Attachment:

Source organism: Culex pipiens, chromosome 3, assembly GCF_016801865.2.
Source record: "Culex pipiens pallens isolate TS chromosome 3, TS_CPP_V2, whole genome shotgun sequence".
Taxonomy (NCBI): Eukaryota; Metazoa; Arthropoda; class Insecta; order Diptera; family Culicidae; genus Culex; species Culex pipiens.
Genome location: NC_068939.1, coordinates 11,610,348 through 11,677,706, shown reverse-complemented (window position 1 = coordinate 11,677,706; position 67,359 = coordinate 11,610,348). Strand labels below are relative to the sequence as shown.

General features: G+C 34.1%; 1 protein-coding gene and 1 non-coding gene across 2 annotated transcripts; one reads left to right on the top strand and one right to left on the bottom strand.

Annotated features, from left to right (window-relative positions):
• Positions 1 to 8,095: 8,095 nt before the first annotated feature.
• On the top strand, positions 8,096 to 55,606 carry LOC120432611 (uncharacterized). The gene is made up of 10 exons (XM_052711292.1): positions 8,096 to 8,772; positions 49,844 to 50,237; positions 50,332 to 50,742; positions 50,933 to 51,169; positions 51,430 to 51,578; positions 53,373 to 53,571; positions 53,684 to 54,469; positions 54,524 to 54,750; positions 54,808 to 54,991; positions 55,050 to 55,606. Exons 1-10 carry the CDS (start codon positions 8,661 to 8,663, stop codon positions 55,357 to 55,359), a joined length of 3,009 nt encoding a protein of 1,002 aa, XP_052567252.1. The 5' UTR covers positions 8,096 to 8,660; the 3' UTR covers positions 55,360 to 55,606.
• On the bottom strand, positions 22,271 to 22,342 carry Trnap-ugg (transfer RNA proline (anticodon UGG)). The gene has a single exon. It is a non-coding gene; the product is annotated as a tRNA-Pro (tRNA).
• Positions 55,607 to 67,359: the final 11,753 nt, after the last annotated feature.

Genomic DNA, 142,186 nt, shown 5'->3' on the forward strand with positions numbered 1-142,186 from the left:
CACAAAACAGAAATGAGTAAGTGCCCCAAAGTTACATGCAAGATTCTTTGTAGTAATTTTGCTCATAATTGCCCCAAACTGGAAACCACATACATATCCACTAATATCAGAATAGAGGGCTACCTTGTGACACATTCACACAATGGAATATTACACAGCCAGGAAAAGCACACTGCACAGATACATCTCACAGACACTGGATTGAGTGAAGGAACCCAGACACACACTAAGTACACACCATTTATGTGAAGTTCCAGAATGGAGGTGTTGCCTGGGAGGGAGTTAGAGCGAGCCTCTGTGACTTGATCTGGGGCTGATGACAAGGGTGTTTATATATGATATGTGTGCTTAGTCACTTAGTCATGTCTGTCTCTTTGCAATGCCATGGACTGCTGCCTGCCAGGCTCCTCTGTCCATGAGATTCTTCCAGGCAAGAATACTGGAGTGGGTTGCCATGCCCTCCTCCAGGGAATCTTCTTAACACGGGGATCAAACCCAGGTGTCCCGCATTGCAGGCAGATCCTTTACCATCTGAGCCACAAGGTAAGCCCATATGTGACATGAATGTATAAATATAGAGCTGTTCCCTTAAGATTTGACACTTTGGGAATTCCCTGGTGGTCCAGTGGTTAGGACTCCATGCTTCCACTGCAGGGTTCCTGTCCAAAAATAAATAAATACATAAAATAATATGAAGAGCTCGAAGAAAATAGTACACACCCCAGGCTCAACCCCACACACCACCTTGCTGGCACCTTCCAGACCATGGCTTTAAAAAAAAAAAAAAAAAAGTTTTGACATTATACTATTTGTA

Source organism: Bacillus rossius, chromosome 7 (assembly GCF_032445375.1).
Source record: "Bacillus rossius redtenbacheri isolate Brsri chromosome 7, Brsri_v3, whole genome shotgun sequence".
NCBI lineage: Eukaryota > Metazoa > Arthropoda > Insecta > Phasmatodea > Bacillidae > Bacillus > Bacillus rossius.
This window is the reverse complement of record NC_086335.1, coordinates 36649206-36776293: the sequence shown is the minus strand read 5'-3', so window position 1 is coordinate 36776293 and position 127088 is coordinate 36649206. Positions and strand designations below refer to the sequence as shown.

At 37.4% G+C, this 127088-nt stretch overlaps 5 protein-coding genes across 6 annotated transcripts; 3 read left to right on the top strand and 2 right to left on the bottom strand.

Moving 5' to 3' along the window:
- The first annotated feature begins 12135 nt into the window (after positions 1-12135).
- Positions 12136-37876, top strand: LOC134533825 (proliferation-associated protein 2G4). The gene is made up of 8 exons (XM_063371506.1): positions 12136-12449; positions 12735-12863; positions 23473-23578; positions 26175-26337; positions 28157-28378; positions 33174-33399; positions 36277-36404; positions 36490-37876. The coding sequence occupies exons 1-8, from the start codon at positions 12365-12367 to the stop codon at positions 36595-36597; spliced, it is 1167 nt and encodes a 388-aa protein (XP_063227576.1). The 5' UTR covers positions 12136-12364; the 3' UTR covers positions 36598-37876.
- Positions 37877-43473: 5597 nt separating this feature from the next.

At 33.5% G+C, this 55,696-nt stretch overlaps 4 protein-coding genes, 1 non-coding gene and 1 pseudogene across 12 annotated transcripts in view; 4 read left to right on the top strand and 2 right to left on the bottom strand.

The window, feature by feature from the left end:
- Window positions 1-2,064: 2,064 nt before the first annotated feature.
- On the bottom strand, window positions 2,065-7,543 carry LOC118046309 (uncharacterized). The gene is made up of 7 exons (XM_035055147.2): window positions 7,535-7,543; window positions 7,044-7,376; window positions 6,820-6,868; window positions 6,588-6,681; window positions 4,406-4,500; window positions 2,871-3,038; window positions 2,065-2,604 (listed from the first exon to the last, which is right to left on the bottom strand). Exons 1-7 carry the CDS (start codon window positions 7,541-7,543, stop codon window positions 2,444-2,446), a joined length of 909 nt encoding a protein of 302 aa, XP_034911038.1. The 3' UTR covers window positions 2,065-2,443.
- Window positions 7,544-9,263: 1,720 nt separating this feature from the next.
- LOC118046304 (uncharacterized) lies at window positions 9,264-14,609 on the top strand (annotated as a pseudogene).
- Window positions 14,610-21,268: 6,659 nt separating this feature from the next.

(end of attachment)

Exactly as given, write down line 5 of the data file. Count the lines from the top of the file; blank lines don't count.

General features: G+C 34.1%; 1 protein-coding gene and 1 non-coding gene across 2 annotated transcripts; one reads left to right on the top strand and one right to left on the bottom strand.